Although the aetiology of Parkinson's disease remains unknown, an improved understanding of the neurobiology of Parkinson's disease has opened up new avenues for pharmacological therapeutic interventions. Some of these new neuropharmacological approaches are still in the experimental preclinical phase, whereas others are currently studied in patients. In addition, experimental neuropharmacological research provides a better understanding of the mechanism of action of conventional antiparkinsonian drugs. Recent experimental evidence suggests that striatal dopamine loss leads to increased glutamatergic transmission in the basal ganglia. In animal experiments, the action of L-dopa and dopamine agonists is potentiated by glutamate antagonists. A number of weak glutamate antagonists with low specificity are available for clinical use. These compounds include amantadine, memantine and budipine. Neurotrophic factors, such as ciliary neurotrophic factor (CNTF) and glial cell line derived neurotrophic factor (GDNF) are promising new approaches for neuroprotection in Parkinson's disease. Problems of bioavailability thus far preclude their use in patients. Catechol-O-methyl-transferase (COMT) inhibitors are a new class of drugs that act on the dopaminergic system. Clinical studies show that COMT inhibitors prolong the action of L-dopa in patients with wearing off phenomenon. In spite of its haematological risk, the atypical neuroleptic clozapine is the treatment of choice for the alleviation of L-dopa-induced psychosis. Clozapine has also beneficial effects on tremor and L-dopa-induced dyskinesias. The monoamine oxidase B (MAO-B) inhibitor deprenyl blocks the oxidative metabolism of dopamine and reduces the formation of free oxygen radicals. On the basis of these properties neuroprotective actions of deprenyl have been postulated. Clinical studies, however, failed to undoubtedly prove a neuroprotective action of deprenyl in patients. New experimental studies show protective actions of deprenyl, which are independent of MAO-B inhibition and which are due to a direct effect on gene transcription.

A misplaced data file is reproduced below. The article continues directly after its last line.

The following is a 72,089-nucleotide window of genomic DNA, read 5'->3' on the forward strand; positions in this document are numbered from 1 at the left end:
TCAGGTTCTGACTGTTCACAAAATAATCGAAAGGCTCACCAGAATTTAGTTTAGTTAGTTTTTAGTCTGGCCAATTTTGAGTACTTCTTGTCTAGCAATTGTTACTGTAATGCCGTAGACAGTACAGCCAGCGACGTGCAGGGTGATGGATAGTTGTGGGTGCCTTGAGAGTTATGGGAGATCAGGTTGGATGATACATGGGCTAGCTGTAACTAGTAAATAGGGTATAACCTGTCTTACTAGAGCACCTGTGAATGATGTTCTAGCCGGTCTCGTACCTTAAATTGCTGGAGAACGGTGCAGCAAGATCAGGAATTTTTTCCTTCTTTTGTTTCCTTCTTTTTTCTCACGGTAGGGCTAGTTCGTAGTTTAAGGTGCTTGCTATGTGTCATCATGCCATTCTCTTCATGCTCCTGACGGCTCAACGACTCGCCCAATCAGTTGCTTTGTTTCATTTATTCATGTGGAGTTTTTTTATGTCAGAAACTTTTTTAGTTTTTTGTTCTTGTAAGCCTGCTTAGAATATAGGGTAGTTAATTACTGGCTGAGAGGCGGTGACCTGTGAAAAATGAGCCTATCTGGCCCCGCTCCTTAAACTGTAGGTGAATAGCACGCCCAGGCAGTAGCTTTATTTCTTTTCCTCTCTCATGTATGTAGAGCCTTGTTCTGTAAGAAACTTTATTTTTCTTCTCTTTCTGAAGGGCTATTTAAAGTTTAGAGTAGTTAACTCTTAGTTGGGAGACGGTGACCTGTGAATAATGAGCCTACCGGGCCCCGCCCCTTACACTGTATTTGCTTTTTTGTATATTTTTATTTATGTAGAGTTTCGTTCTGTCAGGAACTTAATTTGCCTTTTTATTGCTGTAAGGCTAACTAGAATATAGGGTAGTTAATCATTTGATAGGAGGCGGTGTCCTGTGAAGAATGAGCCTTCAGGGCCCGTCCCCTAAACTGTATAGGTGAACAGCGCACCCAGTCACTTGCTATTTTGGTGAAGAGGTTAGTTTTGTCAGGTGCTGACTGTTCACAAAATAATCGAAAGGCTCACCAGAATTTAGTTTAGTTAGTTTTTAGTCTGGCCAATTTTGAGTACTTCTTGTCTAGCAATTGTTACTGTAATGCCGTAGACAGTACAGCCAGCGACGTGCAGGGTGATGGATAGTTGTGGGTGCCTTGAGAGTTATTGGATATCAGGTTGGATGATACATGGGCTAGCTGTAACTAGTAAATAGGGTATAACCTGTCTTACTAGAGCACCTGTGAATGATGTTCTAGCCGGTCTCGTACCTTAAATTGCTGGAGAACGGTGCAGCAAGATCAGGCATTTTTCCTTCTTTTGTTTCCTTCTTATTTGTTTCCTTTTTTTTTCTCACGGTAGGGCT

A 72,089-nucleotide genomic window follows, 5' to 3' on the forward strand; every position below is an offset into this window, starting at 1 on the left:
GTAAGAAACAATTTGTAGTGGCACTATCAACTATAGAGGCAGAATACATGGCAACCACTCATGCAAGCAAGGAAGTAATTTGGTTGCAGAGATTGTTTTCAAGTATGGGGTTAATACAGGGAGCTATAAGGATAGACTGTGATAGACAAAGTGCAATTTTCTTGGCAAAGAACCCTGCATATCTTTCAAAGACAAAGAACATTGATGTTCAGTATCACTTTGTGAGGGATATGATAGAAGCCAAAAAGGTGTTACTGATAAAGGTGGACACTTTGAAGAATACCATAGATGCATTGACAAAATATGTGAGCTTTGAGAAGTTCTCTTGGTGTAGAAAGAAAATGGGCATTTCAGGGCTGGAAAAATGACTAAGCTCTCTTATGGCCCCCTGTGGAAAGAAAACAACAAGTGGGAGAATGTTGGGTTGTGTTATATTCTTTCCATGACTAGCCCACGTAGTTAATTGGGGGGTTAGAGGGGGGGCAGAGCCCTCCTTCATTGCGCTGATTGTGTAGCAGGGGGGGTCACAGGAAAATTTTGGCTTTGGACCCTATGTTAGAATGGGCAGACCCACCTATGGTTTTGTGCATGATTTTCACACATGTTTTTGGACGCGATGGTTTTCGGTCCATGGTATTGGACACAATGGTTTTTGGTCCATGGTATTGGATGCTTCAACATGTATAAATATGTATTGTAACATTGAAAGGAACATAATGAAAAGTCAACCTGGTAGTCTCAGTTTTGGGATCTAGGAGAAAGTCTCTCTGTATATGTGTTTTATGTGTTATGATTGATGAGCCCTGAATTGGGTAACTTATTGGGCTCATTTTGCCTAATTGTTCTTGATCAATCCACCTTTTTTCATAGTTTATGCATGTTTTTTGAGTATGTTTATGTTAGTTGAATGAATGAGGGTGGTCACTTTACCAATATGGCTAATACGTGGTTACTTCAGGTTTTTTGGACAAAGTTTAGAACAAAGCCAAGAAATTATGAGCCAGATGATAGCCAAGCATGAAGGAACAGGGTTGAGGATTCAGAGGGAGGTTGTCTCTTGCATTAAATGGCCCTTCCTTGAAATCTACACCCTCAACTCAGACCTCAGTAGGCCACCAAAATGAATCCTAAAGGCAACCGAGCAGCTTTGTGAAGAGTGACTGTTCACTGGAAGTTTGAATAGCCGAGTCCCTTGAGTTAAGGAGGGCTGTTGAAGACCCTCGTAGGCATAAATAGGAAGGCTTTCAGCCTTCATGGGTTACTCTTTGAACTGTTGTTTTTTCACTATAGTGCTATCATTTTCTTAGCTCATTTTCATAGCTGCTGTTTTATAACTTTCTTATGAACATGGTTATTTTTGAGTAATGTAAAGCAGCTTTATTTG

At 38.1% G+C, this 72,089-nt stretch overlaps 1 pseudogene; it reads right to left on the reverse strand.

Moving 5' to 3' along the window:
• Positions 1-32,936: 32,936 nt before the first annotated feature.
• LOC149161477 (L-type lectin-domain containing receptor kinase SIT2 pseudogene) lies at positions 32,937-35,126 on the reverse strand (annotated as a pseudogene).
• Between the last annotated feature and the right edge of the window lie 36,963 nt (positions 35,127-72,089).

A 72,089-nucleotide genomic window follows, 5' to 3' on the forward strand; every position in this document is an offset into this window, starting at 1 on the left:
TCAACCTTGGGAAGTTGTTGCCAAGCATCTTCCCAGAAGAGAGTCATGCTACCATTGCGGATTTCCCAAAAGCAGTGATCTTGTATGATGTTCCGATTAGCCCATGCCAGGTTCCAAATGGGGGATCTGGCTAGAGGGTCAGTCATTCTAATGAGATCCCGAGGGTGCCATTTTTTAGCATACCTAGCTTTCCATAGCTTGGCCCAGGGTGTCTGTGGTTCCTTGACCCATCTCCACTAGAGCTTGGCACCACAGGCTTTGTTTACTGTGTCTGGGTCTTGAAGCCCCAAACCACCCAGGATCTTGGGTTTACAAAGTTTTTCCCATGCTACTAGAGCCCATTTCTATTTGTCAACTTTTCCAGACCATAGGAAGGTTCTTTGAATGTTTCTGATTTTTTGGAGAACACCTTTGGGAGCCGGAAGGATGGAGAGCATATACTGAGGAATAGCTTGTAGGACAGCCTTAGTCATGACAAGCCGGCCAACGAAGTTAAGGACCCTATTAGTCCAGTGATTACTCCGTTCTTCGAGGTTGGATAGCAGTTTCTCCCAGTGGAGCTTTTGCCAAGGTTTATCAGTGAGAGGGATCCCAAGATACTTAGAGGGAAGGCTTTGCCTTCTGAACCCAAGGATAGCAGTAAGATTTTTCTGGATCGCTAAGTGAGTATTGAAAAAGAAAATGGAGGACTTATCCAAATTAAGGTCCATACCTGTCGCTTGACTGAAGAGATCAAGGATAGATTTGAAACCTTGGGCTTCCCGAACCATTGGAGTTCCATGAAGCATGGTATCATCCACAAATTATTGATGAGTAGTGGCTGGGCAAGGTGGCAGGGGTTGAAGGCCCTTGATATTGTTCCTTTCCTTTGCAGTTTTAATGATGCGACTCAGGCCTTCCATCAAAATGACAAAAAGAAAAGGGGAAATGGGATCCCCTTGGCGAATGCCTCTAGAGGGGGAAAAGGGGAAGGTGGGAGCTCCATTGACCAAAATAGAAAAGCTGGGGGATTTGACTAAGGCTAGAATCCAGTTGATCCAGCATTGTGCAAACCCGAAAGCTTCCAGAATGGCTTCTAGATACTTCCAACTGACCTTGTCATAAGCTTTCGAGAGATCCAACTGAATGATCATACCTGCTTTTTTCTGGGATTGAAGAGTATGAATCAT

Novel sites of action for deprenyl in MPTP-parkinsonism: Metabolite-mediated protection against striatal neurotoxicity and suppression of MPTP-induced increase of dopamine turnover in C57BL mice